- Record-keeping: AGMs require the company to keep minutes of the meeting, which serve as an official record of the decisions made. These minutes are important for legal and regulatory compliance and can be accessed by members for reference.
- Compliance with legal requirements: Many companies are legally required to hold an AGM. By conducting the AGM, the company fulfills its legal formality and avoids potential penalties or legal issues.
- Member engagement: AGMs provide an opportunity for members to engage with the company and its management. It fosters a sense of ownership and involvement among members, strengthening their relationship with the company.
- Shareholder rights: AGMs ensure that shareholders’ rights are protected and respected. It allows them to exercise their voting rights, express their opinions, and influence the company’s direction.
- Corporate governance: AGMs play a crucial role in upholding good corporate governance practices. They promote transparency, accountability, and shareholder participation, which are essential for the effective management and long-term success of a company.
The main points of an Annual General Meeting (AGM) are as follows:
- Review of financial statements: The AGM provides an opportunity for members to review the company’s financial statements, including the directors’ and auditors’ reports.
- Filling vacancies on the board of directors: The AGM allows members to vote on filling any vacancies on the board of directors.
- Appointment of auditors: Members have the opportunity to vote on the appointment of auditors for the company.
- Declaration of dividends: The AGM may involve a discussion and vote on declaring a dividend, which is a payment to the members.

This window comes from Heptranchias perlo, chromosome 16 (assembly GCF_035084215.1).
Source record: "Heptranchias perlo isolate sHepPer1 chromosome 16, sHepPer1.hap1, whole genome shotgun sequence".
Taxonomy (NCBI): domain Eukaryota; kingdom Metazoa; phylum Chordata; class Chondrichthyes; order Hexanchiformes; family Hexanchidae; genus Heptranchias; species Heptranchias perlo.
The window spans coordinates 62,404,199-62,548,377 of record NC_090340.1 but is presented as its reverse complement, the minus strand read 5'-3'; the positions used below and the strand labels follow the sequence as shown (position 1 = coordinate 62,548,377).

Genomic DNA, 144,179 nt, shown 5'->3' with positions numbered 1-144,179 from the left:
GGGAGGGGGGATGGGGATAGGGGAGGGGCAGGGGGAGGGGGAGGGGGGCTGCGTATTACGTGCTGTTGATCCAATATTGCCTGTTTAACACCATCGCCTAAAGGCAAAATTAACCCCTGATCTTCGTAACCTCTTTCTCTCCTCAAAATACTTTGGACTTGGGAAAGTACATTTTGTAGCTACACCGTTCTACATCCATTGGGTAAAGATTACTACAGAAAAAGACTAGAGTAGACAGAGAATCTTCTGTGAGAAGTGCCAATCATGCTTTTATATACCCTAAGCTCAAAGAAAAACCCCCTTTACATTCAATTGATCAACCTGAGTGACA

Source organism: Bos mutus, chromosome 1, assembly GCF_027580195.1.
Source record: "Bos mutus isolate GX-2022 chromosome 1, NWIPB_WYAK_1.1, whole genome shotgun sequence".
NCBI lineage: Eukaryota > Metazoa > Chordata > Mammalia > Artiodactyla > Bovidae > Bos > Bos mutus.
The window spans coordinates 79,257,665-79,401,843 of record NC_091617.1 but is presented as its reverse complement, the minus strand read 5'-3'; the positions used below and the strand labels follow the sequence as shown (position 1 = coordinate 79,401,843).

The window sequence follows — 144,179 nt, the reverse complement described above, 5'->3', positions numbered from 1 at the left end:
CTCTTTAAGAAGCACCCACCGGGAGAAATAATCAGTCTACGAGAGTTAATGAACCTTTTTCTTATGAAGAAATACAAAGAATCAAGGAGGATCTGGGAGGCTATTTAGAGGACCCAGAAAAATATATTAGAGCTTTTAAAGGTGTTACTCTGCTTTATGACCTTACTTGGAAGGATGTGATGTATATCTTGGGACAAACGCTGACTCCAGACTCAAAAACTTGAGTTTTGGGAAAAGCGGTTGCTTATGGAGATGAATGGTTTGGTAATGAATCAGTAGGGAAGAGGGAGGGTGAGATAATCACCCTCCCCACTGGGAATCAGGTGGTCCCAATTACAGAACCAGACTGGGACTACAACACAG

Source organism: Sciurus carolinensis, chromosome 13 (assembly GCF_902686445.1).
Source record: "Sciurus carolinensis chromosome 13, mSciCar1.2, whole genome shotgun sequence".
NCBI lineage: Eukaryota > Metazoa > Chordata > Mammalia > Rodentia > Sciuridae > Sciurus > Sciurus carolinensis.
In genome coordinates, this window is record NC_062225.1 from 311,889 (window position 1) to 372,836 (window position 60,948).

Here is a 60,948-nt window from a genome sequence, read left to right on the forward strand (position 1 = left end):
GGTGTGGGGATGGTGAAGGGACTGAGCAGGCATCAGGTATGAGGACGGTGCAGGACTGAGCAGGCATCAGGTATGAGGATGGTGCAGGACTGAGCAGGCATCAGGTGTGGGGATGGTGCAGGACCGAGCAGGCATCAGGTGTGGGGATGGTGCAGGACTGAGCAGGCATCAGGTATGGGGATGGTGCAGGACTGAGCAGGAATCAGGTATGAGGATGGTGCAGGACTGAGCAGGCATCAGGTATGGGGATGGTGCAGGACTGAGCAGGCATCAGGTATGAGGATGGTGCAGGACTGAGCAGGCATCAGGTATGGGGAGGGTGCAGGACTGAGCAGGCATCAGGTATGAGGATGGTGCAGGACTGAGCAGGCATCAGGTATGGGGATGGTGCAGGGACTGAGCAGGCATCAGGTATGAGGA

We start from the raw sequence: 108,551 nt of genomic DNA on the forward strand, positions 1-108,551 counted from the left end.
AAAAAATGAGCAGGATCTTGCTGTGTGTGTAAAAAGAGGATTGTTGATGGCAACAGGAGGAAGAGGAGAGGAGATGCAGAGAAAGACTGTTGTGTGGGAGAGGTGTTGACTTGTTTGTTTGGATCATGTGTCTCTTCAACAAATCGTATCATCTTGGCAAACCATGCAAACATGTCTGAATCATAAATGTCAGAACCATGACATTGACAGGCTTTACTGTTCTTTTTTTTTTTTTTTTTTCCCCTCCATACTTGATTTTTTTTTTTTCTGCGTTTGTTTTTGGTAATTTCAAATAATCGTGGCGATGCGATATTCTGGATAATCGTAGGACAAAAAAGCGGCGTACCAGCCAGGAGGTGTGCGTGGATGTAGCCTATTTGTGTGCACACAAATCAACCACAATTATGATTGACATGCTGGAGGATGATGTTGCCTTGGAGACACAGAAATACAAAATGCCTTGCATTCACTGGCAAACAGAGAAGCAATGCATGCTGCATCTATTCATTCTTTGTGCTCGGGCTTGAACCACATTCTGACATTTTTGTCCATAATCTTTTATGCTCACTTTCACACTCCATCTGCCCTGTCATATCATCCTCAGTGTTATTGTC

The AGM may also discuss and vote on other matters that are relevant to the company. It is a forum for members to ask questions and obtain information about the company.
When AGM organized in Company
An Annual General Meeting (AGM) for a normal company in India should be held within six months from the end of the financial year, which is typically by September 30th every year.
The first AGM of a newly incorporated company should be held within nine months from the closing of the first financial year. It is important to note that the time gap between two AGMs should not exceed 15 months.
The company must provide a clear 21 days’ notice to its members for calling the AGM. The notice should include the date, day, and time of the meeting, as well as the location where the meeting will be held.
The notice should also mention the agenda of the meeting, which typically includes the consideration and adoption of audited financial statements, the directors’ report, the auditors’ report, dividend declaration, appointment of directors and auditors, and any other special business that needs to be conducted.
The minimum participants for an AGM depends on the type of company. For a private company, a minimum of two members present at the meeting is required for quorum. For a public company, the quorum is as follows:
- Five members present if the number of members is within one thousand.
- Fifteen members present if the number of members is more than one thousand but within five thousand.
- Thirty members present if the number of members is more than five thousand.
Voting at the AGM is typically done through the facility of e-voting systems. Resolutions can be passed as ordinary resolutions or special resolutions, depending on the applicable legal provisions. An ordinary resolution requires more votes in favor than against, while a special resolution requires at least 75% votes in favor.
The AGM should be conducted during business hours, which are between 9am and 6pm, on any day that is not a national holiday. However, an AGM can be held on a public holiday as there is no specific restriction mentioned in the Companies Act, 2013.
If a company fails to hold an AGM within the stipulated time or extension obtained, the Tribunal may order an AGM to be conducted as per its directions. Failure to comply with the Tribunal’s directions may result in fines for the company and its officers.
It is also important to note that due to the COVID-19 pandemic, the Ministry of Corporate Affairs (MCA) has allowed companies to hold AGMs via video conferencing or other audio-visual means until September 30, 2024.
The AGM conducted through these means must still be held during business hours and follow the necessary procedures.